I’ve been thinking about the topic of cultural appropriation – as featured in Social Justice writing/culture – and have come to a few conclusions about it.
The trouble here is, I get the feeling that a lot of Social Justice people don’t really want me to come to my own conclusions about it. The atmosphere in Social Justice circles is that if you have the “wrong” opinion, you get attacked. Especially if you are white — you just have to shut up and listen. (For context in this article, I am white European).
Actually “listening” isn’t a problem, and I do try to listen. But for one thing, half the time the angry social justice activists who want me to take their opinion on board uncritically are white too. And some people of colour don’t agree with those white people:
Seeing as the opinion among people of colour isn’t unanimous, I don’t think “listening” can really mean “taking on a point of view uncritically”. Because there isn’t a single homogenous point of view I can take on, even if I thought that people of colour were the ultimate authority on these topics and I didn’t have to think for myself.
Mostly, actually, it seems to be white people who are trying to tell me to shut up and listen to the single homogenous point of view that they think people of colour have.
Dreadlocks And Cultural Appropriation
I personally believe that white people can wear dreadlocks and that it’s not automatically offensive. My reasons are similar to those pointed out in the video:
1 – Dreadlocks are mostly associated with the Rastafari. (As I understand it, “dread” comes from their fear, or dread, of God). If we’re worried about cultural appropriation from the Rastafari, then black people who are not Rastafari should also not wear dreads. And, I should mention that Rastafarianism is a religion which isn’t exclusively for black people, so white people can be Rastafari. According to Tumblr logic, white Rastafari can’t wear dreadlocks while black atheists can… because we have to respect Rastafari. Or something?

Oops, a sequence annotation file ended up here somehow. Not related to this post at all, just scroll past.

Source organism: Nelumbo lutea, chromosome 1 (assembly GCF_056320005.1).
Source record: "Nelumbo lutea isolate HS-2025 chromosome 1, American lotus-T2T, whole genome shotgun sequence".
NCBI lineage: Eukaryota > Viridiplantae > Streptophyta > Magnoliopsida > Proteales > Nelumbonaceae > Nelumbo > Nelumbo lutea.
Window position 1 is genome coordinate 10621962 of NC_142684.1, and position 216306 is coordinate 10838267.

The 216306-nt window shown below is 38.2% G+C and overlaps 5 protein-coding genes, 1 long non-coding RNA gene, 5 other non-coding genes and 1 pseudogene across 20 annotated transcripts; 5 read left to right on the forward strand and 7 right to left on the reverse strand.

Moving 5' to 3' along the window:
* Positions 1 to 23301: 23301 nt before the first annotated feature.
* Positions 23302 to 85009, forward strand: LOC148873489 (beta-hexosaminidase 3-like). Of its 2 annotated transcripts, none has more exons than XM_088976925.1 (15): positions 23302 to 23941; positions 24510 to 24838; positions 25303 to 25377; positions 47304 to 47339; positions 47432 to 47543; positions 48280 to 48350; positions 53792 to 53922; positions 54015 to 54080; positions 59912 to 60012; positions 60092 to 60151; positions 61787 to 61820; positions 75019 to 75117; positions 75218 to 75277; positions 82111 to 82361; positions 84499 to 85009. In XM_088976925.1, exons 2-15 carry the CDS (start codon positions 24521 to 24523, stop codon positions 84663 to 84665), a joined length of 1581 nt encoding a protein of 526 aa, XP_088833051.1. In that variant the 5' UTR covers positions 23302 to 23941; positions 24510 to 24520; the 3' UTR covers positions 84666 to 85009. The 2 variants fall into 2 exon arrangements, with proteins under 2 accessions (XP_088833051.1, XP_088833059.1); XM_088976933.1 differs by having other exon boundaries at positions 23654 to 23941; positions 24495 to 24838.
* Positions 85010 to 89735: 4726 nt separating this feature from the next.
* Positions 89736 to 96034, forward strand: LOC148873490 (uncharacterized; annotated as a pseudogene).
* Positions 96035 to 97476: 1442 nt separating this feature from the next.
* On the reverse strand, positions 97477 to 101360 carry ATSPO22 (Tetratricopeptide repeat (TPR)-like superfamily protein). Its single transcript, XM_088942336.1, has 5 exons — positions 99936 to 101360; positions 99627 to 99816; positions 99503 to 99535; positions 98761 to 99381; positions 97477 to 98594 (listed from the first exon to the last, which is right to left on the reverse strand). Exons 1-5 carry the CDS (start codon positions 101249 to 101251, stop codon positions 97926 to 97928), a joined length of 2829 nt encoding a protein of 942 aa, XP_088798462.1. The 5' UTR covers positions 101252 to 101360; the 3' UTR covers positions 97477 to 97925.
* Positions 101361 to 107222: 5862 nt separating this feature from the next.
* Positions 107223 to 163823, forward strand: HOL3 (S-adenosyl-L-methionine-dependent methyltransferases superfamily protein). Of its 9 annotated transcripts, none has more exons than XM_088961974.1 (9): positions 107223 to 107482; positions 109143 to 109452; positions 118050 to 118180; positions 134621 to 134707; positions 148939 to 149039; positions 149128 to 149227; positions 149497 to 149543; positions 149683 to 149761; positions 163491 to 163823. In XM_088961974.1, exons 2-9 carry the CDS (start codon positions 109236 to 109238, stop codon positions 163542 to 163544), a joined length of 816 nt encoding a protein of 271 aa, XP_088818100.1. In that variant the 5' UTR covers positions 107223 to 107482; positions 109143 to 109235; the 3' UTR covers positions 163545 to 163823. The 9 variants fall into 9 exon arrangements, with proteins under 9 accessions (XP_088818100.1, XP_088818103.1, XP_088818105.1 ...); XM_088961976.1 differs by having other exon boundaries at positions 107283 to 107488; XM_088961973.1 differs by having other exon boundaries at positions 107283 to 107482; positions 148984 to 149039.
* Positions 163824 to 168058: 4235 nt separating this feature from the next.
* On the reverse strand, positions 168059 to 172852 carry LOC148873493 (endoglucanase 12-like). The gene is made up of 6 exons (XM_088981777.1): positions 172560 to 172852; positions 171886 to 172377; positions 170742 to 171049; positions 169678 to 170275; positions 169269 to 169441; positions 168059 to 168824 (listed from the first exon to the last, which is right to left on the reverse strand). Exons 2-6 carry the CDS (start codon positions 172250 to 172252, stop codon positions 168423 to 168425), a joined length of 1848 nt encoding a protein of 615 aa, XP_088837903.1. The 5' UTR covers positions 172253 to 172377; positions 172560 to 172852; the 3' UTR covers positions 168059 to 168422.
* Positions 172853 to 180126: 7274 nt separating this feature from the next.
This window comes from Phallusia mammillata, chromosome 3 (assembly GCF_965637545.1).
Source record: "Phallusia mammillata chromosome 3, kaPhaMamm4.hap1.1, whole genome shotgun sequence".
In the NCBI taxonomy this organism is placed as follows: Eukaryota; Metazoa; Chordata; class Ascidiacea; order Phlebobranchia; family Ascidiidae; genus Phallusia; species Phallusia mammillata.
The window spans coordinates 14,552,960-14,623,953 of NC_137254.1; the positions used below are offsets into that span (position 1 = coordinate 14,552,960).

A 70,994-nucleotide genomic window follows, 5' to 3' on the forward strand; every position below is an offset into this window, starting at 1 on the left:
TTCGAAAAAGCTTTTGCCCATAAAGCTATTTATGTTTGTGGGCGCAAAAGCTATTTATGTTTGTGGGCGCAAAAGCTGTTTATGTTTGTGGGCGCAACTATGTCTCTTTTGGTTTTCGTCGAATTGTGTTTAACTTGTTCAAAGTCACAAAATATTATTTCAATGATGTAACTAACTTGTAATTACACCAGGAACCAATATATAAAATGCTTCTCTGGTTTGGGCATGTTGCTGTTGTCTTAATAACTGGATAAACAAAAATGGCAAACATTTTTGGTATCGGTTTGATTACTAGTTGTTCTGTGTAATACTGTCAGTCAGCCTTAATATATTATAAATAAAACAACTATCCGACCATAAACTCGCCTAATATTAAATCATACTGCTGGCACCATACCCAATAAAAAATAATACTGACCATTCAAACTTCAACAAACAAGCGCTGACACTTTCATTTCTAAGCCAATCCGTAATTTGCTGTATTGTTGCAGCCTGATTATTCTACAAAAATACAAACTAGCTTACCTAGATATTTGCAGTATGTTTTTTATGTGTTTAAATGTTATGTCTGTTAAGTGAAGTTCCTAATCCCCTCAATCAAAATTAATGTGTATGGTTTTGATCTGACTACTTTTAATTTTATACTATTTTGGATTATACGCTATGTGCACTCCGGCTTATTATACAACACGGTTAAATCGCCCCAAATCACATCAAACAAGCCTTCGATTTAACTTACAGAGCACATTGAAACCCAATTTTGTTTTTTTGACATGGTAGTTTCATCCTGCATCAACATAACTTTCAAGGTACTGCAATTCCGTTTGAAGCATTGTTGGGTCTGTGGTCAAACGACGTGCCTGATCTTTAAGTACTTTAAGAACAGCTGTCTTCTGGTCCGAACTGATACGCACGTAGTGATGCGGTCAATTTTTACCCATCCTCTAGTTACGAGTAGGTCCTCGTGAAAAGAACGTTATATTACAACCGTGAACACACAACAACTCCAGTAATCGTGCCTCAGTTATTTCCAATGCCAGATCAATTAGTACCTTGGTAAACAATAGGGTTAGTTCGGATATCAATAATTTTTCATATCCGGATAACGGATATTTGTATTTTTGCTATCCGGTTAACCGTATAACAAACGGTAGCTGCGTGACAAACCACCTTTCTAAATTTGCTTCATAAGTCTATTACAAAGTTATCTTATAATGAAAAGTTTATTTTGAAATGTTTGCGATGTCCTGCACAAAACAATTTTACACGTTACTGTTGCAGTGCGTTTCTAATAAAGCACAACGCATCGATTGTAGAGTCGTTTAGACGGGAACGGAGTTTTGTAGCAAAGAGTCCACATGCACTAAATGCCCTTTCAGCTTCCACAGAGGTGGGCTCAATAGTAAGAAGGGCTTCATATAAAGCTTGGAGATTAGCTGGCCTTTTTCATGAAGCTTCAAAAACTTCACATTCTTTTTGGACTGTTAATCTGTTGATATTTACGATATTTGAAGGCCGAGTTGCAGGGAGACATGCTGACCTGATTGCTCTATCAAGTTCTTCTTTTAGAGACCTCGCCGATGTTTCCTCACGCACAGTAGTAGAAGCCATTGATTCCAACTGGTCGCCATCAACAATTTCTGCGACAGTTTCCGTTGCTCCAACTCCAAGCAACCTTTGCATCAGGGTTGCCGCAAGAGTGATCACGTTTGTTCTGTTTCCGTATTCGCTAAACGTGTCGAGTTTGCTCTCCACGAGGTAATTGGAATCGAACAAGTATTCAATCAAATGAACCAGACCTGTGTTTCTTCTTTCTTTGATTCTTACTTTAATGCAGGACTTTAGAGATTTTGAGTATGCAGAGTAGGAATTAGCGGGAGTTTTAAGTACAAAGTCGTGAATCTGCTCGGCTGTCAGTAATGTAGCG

2 – Dreadlocks are not exclusive to the Rastafari, and exist and have existed in many cultures. They’re also just a pretty obvious thing to do with your hair. People have probably, individually of each other, come to the idea to mat their hair many many times in history.
3 – In general, cultural appropriation as a concept has meaning when we’re mocking or degrading a culture by using their symbols without really understanding or caring about their significance. I don’t think we could argue we’re doing this here.
Maori Tattoos And Cultural Appropriation
The Maori, for example, had a good reason to be offended when people from outside their culture were using their Ta Moko tattoos. Ta Moko is not just ornamental, it signifies rank, social status, power and prestige. Getting such a tattoo is a right of passage for a member of of the Maori culture, and they are considered highly sacred. If you think about it, it’s fairly reasonable that they would consider people from outside their culture using these tattoos to be insulting.
As a way of satisfying the desire for Maori style tattoos, the Maori invented kirituhi tattoos which were intended to be stylistically similar to Ta Moko but not containing the deep symbolism. I think this is a pretty nice way of dealing with the issue. Notice that the Maori did not have a problem with people taking inspiration from their culture; they had a problem with people cheapening their sacred traditions. (Some white people, however, will tell you not to ever take inspiration from any non-white culture, and are in fact talking right over the cultural consensus of the Maori people here).
When Cultural Appropriation As A Concept Has Meaning
So let me emphasise this point. Cultural appropriation as a concept has meaning when we’re mocking or degrading a culture by using their symbols without really understanding or caring about their significance.